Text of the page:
Cottrell v. Alcon Laboratories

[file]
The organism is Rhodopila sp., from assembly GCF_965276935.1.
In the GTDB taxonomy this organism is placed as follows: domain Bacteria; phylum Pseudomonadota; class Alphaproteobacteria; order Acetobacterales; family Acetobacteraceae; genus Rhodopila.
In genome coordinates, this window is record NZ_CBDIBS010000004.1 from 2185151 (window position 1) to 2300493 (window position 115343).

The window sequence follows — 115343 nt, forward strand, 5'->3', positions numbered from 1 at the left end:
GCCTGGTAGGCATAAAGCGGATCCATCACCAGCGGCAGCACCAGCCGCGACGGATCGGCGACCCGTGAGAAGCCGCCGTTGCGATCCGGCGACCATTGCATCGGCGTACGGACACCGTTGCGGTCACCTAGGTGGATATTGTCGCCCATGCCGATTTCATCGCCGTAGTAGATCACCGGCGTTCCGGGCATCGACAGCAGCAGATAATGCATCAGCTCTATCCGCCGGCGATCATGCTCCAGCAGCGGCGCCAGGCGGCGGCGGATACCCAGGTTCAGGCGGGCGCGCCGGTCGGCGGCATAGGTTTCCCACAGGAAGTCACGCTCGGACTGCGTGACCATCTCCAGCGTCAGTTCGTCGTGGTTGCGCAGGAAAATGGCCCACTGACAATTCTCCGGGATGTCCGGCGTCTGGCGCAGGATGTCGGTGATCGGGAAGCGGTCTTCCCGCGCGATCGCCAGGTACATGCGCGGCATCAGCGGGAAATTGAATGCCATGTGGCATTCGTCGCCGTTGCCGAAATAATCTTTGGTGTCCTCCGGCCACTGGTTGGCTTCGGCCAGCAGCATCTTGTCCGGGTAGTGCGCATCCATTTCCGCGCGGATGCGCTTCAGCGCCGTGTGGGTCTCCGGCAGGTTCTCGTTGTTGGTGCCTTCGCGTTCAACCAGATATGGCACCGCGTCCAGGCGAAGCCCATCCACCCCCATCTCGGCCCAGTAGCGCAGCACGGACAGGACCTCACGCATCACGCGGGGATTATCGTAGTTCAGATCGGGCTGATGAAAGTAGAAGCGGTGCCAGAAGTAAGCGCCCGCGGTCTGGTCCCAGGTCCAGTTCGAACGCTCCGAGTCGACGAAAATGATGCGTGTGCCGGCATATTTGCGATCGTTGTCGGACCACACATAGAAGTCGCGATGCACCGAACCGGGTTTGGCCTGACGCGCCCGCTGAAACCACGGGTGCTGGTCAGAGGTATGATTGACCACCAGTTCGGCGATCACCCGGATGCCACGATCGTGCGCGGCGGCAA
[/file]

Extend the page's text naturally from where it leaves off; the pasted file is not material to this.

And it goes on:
Defendants manufacture and distribute FDA-approved prescription eye drop medications for treating conditions such as glaucoma. Bottles are pre-packaged with a fixed volume of medication; labeling does not indicate how many doses or days of treatment a patient can extract from the bottle. The dimensions of the bottle’s dropper tip dictate the size of the drop dispensed. Scientific research indicates that a normal adult’s inferior fornix – the area between the eye and the lower eyelid – has a capacity of approximately 7-10 microliters (µLs) of fluid. If a drop exceeding that capacity is placed into an eye, excess medication is expelled, providing no pharmaceutical benefit to the patient. Expelled medication also may flow into a patient’s tear ducts and move into his bloodstream, increasing the risk of certain harmful side effects. These studies conclude that eye drops should be 5-15 µLs. Defendants’ products emit drops that are considerably larger so that at least half of every drop goes to waste. The Third Circuit reversed dismissal of a putative class action (Class Action Fairness Act, 28 U.S.C. 1332) under state consumer protection statutes. The consumers’ allegations of injury were sufficient to confer standing. Plaintiffs claim economic interests in the money they spent on medication that was impossible for them to use; their concrete and particularized injury claims fit comfortably in categories of “legally protected interests” readily recognized by federal courts. View "Cottrell v. Alcon Laboratories" on Justia Law